Occipital builds first-ever 3D scanner for mobile devices

by Chrissy Lee
June 15, 2014


For Vikas Reddy, co-founder of Boulder- and San Francisco-based Occipital, the 3D scanning and augmented reality space today is akin to cars in the 1900s – innovation doesn’t involve responding to a problem, but forging the path for an entirely new industry.

“It’s like asking people back in 1900, ‘What do you want out of mobility?’” Reddy said. “They’d say, ‘Well, I want a faster horse,’ not an automobile.”

Bridging that horse-to-car conceptual leap – of getting people to understand something they didn’t think possible to understand – is a both a challenge and source of excitement for a company like Occipital. With Structure Sensor, a first-of-its-kind 3D scanner for tablets and mobile devices, the team is building into territory that no one has touched before.

And they’re building quickly. Reddy and co-founder Jeff Powers, both with technical backgrounds, paired up in 2008 to create barcode scanning application RedLaser as participants in one of the early Boulder Techstars programs. Just months after selling RedLaser to eBay and finishing Techstars, the duo had already begun creating real-time photo app 360 Panorama. A $7 million Series A led by the Foundry Group followed shortly thereafter in 2011. It wasn’t until this September when Occipital unveiled its newest product, the Structure Sensor, through a Kickstarter campaign, which ultimately amassed more than 3,500 backers and $1.2 million.

“We spent an incredible amount of time trying to explain in our Kickstarter video, ‘Why is this important? What’s good about it and what does it enable in the future?’” Reddy said. “It’s hard to convey it in words until you actually build it.”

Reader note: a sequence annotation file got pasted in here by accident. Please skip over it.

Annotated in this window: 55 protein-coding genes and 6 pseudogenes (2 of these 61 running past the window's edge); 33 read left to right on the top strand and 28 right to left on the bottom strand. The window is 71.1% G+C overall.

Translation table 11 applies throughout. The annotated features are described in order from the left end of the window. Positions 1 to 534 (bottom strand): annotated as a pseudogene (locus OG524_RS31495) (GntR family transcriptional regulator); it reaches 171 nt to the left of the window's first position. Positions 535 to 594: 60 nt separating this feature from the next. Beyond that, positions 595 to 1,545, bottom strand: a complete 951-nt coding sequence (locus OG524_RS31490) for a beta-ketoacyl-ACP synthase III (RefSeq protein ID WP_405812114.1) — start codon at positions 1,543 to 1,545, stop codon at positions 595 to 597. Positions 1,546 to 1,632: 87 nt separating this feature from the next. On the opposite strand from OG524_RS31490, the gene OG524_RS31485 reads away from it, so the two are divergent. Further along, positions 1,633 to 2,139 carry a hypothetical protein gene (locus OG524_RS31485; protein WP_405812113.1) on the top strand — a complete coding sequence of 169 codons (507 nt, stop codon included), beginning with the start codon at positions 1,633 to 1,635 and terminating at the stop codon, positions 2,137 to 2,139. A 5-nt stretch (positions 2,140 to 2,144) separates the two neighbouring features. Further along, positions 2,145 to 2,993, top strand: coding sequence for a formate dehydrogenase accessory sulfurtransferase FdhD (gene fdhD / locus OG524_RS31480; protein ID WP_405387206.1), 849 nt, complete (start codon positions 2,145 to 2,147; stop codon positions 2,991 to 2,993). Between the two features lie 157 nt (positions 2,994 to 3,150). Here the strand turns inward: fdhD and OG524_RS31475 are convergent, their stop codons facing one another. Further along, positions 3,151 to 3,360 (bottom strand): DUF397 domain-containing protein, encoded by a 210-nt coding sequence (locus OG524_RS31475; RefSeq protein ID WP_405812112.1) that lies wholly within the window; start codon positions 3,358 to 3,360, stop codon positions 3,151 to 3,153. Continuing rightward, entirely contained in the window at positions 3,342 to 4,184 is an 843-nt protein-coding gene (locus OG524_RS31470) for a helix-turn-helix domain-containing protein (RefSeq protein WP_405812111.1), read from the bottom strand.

The first round of Sensors have completed production and this month, backers will receive their “early bird” pre-orders of the tool, now available for regular preorder to be shipped in July.

Affixed to the iPad, the $349 self-powered Structure Sensor is useful for a variety of tasks, from measuring a room’s dimensions for interior decorating purposes to capturing an object to import into CAD. Development of the underlying technology required a strong team of every kind of engineer, Reddy said.


The 16-person company is split equally between Boulder and San Francisco, with the former handling the Sensor’s compact hardware and the latter managing software development. Reddy estimates the company will double in the next year or two.

While the hardware side is primarily focused on quickening production to keep up with user demand, Reddy said the software pipeline still contains “a ton of stuff.” Occipital is continuing to develop existing and additional features, keeping in mind its two types of end users: complete, low-level capabilities for developers and higher level SDKs suitable for the regular consumer audience. With a growing number of players in the 3D scanning, 3D printing and virtual reality industries, as well as advancements in sensors, computing power and algorithms, the team anticipates being occupied for a while.

“This isn’t just another web startup or taking something that’s been done in the past and putting it on the internet,” Reddy said. “It’s a whole new wave of computing.”

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